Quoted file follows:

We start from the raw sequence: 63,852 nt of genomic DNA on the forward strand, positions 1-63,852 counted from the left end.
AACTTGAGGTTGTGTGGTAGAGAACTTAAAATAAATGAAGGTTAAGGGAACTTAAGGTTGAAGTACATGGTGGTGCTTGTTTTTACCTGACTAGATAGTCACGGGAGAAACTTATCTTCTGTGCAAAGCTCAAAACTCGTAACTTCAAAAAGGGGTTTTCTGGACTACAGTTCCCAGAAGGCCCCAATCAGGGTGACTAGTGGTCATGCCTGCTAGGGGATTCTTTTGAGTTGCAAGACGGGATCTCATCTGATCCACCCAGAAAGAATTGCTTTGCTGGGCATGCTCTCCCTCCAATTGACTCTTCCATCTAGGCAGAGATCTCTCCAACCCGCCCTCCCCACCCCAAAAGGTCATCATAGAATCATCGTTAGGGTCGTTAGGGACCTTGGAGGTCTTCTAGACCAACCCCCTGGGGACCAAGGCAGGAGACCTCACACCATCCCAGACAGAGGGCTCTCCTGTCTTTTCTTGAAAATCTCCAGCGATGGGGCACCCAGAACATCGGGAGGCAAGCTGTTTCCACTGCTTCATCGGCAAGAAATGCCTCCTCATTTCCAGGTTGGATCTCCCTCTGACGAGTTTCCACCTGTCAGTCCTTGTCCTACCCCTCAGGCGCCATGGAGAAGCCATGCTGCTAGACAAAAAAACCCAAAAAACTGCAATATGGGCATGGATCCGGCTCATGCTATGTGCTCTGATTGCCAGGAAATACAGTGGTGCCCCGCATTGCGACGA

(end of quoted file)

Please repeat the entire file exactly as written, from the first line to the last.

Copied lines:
We start from the raw sequence: 63,852 nt of genomic DNA on the forward strand, positions 1-63,852 counted from the left end.
AACTTGAGGTTGTGTGGTAGAGAACTTAAAATAAATGAAGGTTAAGGGAACTTAAGGTTGAAGTACATGGTGGTGCTTGTTTTTACCTGACTAGATAGTCACGGGAGAAACTTATCTTCTGTGCAAAGCTCAAAACTCGTAACTTCAAAAAGGGGTTTTCTGGACTACAGTTCCCAGAAGGCCCCAATCAGGGTGACTAGTGGTCATGCCTGCTAGGGGATTCTTTTGAGTTGCAAGACGGGATCTCATCTGATCCACCCAGAAAGAATTGCTTTGCTGGGCATGCTCTCCCTCCAATTGACTCTTCCATCTAGGCAGAGATCTCTCCAACCCGCCCTCCCCACCCCAAAAGGTCATCATAGAATCATCGTTAGGGTCGTTAGGGACCTTGGAGGTCTTCTAGACCAACCCCCTGGGGACCAAGGCAGGAGACCTCACACCATCCCAGACAGAGGGCTCTCCTGTCTTTTCTTGAAAATCTCCAGCGATGGGGCACCCAGAACATCGGGAGGCAAGCTGTTTCCACTGCTTCATCGGCAAGAAATGCCTCCTCATTTCCAGGTTGGATCTCCCTCTGACGAGTTTCCACCTGTCAGTCCTTGTCCTACCCCTCAGGCGCCATGGAGAAGCCATGCTGCTAGACAAAAAAACCCAAAAAACTGCAATATGGGCATGGATCCGGCTCATGCTATGTGCTCTGATTGCCAGGAAATACAGTGGTGCCCCGCATTGCGACGA